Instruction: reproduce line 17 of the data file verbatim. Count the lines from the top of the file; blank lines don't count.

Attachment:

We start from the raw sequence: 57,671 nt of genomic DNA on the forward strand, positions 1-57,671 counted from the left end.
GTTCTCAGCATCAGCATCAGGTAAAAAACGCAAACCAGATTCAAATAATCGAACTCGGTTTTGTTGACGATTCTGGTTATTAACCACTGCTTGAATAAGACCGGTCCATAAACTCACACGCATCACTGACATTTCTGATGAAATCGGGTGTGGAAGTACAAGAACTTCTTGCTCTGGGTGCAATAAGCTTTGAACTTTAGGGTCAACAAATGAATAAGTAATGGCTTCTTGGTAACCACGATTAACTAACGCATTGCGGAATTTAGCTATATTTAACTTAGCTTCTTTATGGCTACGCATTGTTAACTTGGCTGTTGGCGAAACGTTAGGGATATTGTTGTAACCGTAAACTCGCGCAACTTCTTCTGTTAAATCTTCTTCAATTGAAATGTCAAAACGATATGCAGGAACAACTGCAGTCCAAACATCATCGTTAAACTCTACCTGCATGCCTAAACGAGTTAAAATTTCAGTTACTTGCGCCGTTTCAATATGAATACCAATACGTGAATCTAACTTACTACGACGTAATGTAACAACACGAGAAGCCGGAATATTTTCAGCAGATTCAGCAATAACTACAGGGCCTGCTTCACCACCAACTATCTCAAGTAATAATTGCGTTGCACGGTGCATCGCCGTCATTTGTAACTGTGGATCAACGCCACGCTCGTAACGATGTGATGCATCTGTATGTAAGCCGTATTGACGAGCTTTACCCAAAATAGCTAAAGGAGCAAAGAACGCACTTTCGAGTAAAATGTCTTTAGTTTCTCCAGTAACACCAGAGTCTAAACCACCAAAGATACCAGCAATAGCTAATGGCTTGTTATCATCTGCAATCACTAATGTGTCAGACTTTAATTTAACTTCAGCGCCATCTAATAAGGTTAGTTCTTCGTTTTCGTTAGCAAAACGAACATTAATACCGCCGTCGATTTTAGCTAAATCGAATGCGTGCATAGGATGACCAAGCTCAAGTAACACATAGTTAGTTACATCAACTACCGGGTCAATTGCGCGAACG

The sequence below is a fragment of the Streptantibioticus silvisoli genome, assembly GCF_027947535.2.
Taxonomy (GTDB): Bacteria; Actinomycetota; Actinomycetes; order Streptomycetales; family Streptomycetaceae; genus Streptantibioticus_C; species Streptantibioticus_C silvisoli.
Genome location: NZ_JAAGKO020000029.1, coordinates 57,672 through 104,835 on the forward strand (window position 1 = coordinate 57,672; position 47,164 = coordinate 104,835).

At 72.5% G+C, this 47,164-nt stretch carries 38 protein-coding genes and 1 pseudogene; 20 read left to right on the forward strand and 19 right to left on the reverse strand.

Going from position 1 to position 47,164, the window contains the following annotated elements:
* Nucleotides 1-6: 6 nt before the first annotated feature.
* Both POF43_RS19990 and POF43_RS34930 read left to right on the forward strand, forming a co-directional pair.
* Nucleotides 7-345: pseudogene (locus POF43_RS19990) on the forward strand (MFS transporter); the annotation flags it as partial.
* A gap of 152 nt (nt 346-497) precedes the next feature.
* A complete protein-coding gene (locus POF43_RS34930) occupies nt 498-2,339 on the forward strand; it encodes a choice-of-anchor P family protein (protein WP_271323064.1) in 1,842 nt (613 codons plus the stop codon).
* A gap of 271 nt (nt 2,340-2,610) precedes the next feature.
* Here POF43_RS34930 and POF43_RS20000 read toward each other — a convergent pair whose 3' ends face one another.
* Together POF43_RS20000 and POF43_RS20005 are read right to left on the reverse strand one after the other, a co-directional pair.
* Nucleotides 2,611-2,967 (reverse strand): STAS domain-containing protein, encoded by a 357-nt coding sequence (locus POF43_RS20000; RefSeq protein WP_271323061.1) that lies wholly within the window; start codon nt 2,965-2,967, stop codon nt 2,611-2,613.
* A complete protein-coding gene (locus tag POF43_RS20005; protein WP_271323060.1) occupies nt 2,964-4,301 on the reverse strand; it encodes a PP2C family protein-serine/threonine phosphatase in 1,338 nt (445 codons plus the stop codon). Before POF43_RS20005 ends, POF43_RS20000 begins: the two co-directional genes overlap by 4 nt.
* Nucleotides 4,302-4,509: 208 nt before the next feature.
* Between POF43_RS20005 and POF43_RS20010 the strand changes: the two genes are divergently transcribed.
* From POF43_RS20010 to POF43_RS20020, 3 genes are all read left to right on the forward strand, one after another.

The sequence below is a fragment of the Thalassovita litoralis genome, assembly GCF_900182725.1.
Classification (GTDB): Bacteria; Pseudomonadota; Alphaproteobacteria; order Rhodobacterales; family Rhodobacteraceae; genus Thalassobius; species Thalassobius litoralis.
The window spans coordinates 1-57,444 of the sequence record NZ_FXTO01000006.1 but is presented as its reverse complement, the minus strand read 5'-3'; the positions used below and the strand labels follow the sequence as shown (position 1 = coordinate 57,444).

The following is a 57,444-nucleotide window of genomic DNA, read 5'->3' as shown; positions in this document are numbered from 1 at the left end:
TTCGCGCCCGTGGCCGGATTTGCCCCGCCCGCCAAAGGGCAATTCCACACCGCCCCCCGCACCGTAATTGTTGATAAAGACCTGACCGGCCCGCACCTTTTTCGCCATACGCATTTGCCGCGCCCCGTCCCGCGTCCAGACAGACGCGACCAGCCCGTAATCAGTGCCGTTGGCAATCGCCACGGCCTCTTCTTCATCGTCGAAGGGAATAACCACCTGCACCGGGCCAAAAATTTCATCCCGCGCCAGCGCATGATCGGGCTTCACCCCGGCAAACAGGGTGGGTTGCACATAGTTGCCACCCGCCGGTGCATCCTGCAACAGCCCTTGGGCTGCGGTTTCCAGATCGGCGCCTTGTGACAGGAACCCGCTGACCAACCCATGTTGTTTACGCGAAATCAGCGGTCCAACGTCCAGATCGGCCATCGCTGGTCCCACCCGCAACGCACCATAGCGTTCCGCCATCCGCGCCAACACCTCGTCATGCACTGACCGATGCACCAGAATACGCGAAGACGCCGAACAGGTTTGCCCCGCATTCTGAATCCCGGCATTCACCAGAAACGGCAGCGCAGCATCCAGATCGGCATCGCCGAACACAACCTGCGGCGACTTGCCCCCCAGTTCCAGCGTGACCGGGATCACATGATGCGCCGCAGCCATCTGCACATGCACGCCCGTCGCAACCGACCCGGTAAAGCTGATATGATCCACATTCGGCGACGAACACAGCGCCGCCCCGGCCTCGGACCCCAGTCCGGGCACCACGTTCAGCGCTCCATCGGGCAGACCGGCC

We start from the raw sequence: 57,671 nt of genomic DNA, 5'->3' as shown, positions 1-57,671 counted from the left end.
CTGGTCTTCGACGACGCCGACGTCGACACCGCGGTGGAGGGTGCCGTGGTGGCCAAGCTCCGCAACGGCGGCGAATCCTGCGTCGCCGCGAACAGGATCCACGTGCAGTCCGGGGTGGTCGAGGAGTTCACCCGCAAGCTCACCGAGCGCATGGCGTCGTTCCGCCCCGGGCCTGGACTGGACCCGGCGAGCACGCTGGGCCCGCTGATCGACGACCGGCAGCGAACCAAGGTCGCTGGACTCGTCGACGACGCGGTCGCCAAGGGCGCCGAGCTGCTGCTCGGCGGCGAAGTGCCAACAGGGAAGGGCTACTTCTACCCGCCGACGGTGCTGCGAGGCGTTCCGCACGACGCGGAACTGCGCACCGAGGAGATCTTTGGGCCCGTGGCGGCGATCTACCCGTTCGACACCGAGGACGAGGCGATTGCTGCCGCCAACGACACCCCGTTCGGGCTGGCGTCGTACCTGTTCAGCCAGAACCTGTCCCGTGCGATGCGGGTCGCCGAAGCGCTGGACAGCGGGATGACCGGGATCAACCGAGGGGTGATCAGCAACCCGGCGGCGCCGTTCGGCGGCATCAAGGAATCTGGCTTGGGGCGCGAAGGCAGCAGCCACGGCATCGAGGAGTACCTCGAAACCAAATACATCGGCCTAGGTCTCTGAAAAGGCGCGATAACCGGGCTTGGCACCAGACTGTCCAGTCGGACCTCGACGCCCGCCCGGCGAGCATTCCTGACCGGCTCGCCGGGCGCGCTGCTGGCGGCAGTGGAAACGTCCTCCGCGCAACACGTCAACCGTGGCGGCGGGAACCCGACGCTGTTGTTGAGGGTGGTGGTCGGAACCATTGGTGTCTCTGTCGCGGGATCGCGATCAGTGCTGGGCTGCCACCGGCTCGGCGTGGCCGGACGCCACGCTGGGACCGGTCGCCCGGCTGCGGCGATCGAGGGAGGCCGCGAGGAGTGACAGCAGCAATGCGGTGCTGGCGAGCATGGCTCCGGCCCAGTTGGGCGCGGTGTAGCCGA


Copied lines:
* A complete protein-coding gene (locus tag POF43_RS20005; protein WP_271323060.1) occupies nt 2,964-4,301 on the reverse strand; it encodes a PP2C family protein-serine/threonine phosphatase in 1,338 nt (445 codons plus the stop codon). Before POF43_RS20005 ends, POF43_RS20000 begins: the two co-directional genes overlap by 4 nt.